Erosion is a problem on both challenges, but on the Y3P one organisation (The Yorkshire Dales National Park Authority) is involved in restoration and conservation, making it easier for charities to make a block donation to offset the damage caused by their events. On the National Challenge, two National Parks and one independent charity fulfil the same role, making co-ordination almost impossible.
The National also causes a huge amount of disruption, especially in the Lake District. Traffic chaos on single track lanes, inconsiderate parking, fields used as toilets, noise, disruption and extra mountain rescue callouts have become a regular feature of life at Wasdale Head. What’s more, participants spend their money at the start or finish, leaving no financial benefit for the Lakes.
Finally, the carbon footprint of the Y3P is much smaller – once the team has arrived at Yorkshire there is no need for extra driving. On the National it’s a drive of over 450 miles from start to finish, before adding on travel to and from the Challenge. I can see that the challenge of walking the highest national peaks of Britain in one go is appealing, but for me the Y3P is a preferable option – Use the local pubs, cafes and campsites, and pay for the car park and you will reduce your impact on the Yorkshire Dales National Park.
For those who want a longer read, Click here to buy the guide for the Y3P Challenge direct from me. As well as including the route for the Challenge, there are also useful hints to get you round in under 12 hours.
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£8.00 for a signed copy and post free in the UK. (While stocks last) If ordering outside of the UK contact me using the email link on the guidebook page, and I will let you know the cost of posting.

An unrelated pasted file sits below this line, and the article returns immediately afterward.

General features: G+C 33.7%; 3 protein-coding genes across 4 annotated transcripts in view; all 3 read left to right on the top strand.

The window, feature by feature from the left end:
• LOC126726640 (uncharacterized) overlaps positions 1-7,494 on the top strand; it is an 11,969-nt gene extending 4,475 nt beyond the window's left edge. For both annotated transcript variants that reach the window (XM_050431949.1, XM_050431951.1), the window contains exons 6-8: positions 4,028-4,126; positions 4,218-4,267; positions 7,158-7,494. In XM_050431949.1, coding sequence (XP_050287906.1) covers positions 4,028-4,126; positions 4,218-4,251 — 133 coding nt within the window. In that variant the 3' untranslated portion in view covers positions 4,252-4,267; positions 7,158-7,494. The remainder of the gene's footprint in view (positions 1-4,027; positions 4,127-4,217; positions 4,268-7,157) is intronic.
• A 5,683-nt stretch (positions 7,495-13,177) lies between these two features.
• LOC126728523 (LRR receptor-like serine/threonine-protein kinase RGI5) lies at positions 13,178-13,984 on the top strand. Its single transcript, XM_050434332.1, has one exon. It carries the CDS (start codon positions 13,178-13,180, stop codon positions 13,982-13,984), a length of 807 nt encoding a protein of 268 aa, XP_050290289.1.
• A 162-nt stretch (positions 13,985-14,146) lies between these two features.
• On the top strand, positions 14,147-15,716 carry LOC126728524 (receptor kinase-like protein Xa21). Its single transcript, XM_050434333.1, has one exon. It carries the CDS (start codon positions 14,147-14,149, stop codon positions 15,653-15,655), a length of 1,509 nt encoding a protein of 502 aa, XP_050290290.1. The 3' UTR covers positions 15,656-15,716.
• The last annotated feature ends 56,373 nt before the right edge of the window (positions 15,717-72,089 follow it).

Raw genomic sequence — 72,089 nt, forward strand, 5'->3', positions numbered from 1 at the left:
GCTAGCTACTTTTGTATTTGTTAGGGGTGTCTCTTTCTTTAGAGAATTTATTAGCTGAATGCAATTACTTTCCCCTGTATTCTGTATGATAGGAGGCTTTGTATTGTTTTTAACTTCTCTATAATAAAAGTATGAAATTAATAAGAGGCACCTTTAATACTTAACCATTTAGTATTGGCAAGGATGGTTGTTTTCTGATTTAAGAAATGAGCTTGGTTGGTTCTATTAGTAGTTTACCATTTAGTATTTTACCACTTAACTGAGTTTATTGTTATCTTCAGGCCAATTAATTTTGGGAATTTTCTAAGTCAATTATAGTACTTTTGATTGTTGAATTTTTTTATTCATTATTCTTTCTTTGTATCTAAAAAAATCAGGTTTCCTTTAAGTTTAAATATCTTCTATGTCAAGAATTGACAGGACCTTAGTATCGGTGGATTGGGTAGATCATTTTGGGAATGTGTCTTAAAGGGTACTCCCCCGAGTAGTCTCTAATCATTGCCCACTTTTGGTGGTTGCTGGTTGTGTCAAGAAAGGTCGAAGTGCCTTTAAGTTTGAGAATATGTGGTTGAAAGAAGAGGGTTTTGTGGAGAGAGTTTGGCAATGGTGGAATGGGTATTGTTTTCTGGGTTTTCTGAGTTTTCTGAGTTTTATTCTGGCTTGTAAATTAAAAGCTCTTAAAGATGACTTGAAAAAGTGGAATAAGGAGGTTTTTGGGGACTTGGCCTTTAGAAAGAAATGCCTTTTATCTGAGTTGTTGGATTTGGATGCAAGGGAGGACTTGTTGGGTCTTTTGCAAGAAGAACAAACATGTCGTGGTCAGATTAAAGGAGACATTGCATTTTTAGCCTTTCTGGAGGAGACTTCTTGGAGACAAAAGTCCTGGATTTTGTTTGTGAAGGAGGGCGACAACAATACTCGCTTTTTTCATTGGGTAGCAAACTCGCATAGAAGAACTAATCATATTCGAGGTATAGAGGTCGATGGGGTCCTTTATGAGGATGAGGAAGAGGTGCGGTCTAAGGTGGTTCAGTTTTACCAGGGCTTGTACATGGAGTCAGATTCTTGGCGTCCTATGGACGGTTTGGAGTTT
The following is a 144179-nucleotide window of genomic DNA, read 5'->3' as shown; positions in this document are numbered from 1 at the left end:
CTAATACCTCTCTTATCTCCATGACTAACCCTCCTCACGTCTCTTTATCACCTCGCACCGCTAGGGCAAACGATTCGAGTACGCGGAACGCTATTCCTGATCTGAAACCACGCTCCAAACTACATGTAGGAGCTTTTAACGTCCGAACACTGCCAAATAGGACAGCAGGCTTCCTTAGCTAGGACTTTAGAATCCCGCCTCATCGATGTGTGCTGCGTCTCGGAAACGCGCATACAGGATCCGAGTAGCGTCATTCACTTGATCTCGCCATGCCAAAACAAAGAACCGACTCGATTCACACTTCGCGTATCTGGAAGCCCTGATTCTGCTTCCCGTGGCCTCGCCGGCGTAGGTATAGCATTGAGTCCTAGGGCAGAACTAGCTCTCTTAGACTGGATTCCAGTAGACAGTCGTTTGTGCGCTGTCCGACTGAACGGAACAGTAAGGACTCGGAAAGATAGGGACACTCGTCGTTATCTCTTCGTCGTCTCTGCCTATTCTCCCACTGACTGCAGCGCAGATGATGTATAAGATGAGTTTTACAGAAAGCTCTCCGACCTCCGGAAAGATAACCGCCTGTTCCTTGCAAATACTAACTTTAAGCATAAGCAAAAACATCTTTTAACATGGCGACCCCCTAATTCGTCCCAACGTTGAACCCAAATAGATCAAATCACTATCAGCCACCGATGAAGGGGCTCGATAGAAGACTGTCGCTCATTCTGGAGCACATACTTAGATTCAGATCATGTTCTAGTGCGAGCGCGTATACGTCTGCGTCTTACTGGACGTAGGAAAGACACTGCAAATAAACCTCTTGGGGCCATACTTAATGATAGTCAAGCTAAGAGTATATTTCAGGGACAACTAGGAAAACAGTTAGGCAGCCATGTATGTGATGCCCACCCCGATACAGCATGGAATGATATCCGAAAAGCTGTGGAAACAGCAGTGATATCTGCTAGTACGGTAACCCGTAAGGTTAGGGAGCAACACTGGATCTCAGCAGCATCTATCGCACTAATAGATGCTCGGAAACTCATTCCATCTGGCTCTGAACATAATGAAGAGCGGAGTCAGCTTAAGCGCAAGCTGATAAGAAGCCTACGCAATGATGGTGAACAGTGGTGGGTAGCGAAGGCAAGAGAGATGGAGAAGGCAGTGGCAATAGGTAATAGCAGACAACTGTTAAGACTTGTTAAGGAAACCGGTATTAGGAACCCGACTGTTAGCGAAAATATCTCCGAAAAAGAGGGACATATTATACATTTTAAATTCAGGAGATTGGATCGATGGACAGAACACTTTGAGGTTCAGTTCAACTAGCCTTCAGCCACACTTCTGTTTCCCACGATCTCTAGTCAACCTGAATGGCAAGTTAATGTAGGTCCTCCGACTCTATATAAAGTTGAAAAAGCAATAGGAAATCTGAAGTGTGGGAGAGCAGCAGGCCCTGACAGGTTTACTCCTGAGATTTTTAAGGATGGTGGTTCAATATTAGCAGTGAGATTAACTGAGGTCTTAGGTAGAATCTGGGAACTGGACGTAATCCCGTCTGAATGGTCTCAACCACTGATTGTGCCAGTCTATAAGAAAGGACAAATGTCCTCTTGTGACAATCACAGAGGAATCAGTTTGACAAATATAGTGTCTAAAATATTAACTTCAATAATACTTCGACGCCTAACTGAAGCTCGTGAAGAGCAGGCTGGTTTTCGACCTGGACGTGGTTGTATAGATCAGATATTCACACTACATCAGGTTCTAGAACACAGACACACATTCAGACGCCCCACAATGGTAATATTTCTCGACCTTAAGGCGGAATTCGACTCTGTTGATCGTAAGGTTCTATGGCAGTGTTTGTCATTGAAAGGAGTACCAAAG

Text and images © Paul Shorrock
Images tagged (JB) © John Bamber – image tagged (LS) © Les Staves.
Photos of Scafell Pike and Ben Nevis copied from the Geograph website under a Creative Commons Licence. Images tagged (AS) © Andrew Smith and (JD) © Johnny Durnan.
I remember reading an article with Joss Naylor saying about the damage the National 3 Peaks is doing to Wasdale. I personally think at least the organised events should be banned. Having said that I know a few guys that are planning to do it (hopefully in 48 hours) but cycling between them instead of walking. Now that would be an achievement!
The Yorkshire Three Peaks however is a gorgeous walk. Did it last year with my Dad, and am doing the fell race in a couple of months. A much better alternative than it’s National equivalent!
The National by bicycle would indeed be a worthy achievement. As for the National Challenge on foot, why in 24 hours? If the participants did one peak a day they might actually enjoy the experience more.
Good luck in the Y3P fell race – respect!! I was pleased to get round in under 6 hours some years back, but that’s a crawl compared to the speed you will be going at!
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Or just do the Welsh 3000s – a real challenge.
Can’t argue with that Nigel.